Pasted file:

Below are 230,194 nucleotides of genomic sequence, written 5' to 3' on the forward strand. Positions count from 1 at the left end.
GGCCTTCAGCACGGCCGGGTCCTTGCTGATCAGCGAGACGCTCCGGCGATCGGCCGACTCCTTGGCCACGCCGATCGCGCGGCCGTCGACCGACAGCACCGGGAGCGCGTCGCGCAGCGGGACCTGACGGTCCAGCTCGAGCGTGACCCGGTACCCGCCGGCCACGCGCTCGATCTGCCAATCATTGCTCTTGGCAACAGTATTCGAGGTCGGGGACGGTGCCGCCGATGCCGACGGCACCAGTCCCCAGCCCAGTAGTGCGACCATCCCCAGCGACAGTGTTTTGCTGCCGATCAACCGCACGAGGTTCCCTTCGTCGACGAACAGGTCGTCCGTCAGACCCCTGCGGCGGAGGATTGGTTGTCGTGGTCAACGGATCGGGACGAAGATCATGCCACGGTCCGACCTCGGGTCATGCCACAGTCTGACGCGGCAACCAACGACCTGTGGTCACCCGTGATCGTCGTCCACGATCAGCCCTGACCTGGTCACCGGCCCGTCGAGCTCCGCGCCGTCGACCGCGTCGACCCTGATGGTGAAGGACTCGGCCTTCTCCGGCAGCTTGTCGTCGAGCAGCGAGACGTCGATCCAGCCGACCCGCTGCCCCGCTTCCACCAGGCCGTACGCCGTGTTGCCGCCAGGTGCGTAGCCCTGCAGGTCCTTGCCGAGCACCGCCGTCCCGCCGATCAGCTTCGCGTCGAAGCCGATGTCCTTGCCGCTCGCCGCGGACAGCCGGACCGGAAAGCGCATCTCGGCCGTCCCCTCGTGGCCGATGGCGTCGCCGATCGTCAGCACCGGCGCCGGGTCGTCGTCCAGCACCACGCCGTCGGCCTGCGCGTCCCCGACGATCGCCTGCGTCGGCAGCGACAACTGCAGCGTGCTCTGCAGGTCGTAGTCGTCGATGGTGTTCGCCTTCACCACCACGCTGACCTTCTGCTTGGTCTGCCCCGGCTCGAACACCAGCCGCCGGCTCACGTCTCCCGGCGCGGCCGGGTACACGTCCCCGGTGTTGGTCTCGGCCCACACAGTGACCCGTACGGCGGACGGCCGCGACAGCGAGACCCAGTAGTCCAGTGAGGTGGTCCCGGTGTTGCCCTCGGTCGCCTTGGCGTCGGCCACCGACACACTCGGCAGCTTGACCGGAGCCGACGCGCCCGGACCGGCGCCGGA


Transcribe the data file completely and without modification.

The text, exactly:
Below are 230,194 nucleotides of genomic sequence, written 5' to 3' on the forward strand. Positions count from 1 at the left end.
GGCCTTCAGCACGGCCGGGTCCTTGCTGATCAGCGAGACGCTCCGGCGATCGGCCGACTCCTTGGCCACGCCGATCGCGCGGCCGTCGACCGACAGCACCGGGAGCGCGTCGCGCAGCGGGACCTGACGGTCCAGCTCGAGCGTGACCCGGTACCCGCCGGCCACGCGCTCGATCTGCCAATCATTGCTCTTGGCAACAGTATTCGAGGTCGGGGACGGTGCCGCCGATGCCGACGGCACCAGTCCCCAGCCCAGTAGTGCGACCATCCCCAGCGACAGTGTTTTGCTGCCGATCAACCGCACGAGGTTCCCTTCGTCGACGAACAGGTCGTCCGTCAGACCCCTGCGGCGGAGGATTGGTTGTCGTGGTCAACGGATCGGGACGAAGATCATGCCACGGTCCGACCTCGGGTCATGCCACAGTCTGACGCGGCAACCAACGACCTGTGGTCACCCGTGATCGTCGTCCACGATCAGCCCTGACCTGGTCACCGGCCCGTCGAGCTCCGCGCCGTCGACCGCGTCGACCCTGATGGTGAAGGACTCGGCCTTCTCCGGCAGCTTGTCGTCGAGCAGCGAGACGTCGATCCAGCCGACCCGCTGCCCCGCTTCCACCAGGCCGTACGCCGTGTTGCCGCCAGGTGCGTAGCCCTGCAGGTCCTTGCCGAGCACCGCCGTCCCGCCGATCAGCTTCGCGTCGAAGCCGATGTCCTTGCCGCTCGCCGCGGACAGCCGGACCGGAAAGCGCATCTCGGCCGTCCCCTCGTGGCCGATGGCGTCGCCGATCGTCAGCACCGGCGCCGGGTCGTCGTCCAGCACCACGCCGTCGGCCTGCGCGTCCCCGACGATCGCCTGCGTCGGCAGCGACAACTGCAGCGTGCTCTGCAGGTCGTAGTCGTCGATGGTGTTCGCCTTCACCACCACGCTGACCTTCTGCTTGGTCTGCCCCGGCTCGAACACCAGCCGCCGGCTCACGTCTCCCGGCGCGGCCGGGTACACGTCCCCGGTGTTGGTCTCGGCCCACACAGTGACCCGTACGGCGGACGGCCGCGACAGCGAGACCCAGTAGTCCAGTGAGGTGGTCCCGGTGTTGCCCTCGGTCGCCTTGGCGTCGGCCACCGACACACTCGGCAGCTTGACCGGAGCCGACGCGCCCGGACCGGCGCCGGA